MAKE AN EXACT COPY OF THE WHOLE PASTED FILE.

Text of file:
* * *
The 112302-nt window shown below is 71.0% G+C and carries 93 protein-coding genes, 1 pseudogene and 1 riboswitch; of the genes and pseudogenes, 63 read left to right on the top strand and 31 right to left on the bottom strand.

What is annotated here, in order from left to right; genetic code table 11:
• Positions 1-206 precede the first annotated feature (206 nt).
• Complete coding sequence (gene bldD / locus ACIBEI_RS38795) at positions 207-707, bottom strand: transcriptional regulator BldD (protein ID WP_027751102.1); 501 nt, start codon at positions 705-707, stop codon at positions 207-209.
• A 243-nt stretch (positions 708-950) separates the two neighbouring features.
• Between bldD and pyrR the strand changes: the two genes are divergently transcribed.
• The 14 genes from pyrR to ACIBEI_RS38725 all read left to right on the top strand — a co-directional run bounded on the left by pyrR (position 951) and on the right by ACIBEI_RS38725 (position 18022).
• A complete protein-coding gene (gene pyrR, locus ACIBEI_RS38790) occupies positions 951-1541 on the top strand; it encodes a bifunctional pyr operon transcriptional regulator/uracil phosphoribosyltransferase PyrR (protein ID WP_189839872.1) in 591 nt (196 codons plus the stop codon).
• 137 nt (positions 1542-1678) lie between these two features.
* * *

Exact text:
The 112302-nt window shown below is 71.0% G+C and carries 93 protein-coding genes, 1 pseudogene and 1 riboswitch; of the genes and pseudogenes, 63 read left to right on the top strand and 31 right to left on the bottom strand.

What is annotated here, in order from left to right; genetic code table 11:
• Positions 1-206 precede the first annotated feature (206 nt).
• Complete coding sequence (gene bldD / locus ACIBEI_RS38795) at positions 207-707, bottom strand: transcriptional regulator BldD (protein ID WP_027751102.1); 501 nt, start codon at positions 705-707, stop codon at positions 207-209.
• A 243-nt stretch (positions 708-950) separates the two neighbouring features.
• Between bldD and pyrR the strand changes: the two genes are divergently transcribed.
• The 14 genes from pyrR to ACIBEI_RS38725 all read left to right on the top strand — a co-directional run bounded on the left by pyrR (position 951) and on the right by ACIBEI_RS38725 (position 18022).
• A complete protein-coding gene (gene pyrR, locus ACIBEI_RS38790) occupies positions 951-1541 on the top strand; it encodes a bifunctional pyr operon transcriptional regulator/uracil phosphoribosyltransferase PyrR (protein ID WP_189839872.1) in 591 nt (196 codons plus the stop codon).
• 137 nt (positions 1542-1678) lie between these two features.